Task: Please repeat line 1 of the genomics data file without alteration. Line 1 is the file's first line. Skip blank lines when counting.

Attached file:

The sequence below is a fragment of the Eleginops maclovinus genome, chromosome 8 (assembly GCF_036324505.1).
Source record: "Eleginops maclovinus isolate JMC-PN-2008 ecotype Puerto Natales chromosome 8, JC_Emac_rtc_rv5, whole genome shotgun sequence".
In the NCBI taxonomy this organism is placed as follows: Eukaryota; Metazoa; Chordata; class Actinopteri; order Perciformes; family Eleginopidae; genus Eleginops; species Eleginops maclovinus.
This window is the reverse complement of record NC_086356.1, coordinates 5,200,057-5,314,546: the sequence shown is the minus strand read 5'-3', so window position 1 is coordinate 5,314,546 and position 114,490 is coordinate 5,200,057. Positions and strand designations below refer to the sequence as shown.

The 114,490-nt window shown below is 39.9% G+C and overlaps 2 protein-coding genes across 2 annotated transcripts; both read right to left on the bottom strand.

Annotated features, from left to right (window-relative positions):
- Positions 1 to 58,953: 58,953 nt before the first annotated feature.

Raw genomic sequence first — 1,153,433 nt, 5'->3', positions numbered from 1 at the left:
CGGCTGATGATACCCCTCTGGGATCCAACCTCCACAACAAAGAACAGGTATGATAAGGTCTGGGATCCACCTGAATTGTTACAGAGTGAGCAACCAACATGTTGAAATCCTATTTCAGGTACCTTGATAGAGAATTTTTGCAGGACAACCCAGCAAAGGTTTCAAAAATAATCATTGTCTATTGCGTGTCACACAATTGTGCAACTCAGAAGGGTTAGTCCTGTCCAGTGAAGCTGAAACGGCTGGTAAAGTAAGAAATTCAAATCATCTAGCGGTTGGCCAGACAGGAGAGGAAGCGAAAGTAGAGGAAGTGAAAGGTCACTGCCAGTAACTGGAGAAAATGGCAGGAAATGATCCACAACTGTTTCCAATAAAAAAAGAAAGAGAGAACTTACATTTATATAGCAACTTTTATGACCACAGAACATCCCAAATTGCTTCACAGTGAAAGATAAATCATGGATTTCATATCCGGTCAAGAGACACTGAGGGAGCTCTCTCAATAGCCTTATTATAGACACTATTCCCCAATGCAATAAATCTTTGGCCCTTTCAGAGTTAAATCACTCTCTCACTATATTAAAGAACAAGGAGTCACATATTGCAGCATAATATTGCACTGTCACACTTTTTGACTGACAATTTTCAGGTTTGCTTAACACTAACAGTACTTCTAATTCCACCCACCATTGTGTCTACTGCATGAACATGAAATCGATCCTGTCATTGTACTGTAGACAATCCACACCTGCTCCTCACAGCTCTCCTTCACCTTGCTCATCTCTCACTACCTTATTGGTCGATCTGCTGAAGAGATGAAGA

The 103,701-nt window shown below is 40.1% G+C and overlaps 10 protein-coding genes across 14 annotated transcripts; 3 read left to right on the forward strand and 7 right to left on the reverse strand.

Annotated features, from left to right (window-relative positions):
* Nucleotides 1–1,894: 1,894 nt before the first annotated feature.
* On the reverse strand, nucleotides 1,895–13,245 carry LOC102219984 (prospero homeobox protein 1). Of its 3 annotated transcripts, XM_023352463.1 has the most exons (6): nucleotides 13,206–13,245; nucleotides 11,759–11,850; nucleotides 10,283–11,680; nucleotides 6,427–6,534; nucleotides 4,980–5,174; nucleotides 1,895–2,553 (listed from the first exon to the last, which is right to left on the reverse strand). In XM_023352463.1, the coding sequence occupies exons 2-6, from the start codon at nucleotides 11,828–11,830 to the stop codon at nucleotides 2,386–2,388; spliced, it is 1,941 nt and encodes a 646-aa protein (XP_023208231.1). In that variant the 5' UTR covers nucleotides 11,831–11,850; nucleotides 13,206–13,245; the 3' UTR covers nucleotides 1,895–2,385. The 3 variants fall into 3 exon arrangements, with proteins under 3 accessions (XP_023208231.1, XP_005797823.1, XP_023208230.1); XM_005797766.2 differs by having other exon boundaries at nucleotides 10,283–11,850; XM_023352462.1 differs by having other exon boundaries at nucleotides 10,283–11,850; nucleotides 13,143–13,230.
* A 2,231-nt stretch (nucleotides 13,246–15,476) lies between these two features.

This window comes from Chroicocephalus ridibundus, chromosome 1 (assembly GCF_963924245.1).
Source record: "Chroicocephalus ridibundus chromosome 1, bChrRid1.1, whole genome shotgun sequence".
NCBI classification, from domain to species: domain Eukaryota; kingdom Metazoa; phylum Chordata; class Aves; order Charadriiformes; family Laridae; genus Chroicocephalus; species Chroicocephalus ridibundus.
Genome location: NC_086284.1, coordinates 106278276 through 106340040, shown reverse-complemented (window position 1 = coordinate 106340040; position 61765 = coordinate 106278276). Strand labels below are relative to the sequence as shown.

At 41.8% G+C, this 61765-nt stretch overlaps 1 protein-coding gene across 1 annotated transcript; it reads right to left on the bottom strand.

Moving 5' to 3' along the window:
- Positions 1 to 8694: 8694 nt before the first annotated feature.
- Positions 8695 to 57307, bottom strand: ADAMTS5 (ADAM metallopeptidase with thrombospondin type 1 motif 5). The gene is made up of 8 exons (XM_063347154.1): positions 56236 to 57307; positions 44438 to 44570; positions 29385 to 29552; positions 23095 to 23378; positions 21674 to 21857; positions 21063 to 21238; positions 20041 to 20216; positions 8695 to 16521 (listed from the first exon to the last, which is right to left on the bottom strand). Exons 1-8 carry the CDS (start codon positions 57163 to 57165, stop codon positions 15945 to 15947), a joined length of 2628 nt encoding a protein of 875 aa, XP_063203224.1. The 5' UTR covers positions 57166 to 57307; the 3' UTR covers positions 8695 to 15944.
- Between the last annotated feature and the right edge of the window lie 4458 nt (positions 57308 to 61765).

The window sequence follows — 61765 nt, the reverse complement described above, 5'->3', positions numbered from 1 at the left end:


The sequence below is a fragment of the Eleginops maclovinus genome, chromosome 8 (assembly GCF_036324505.1).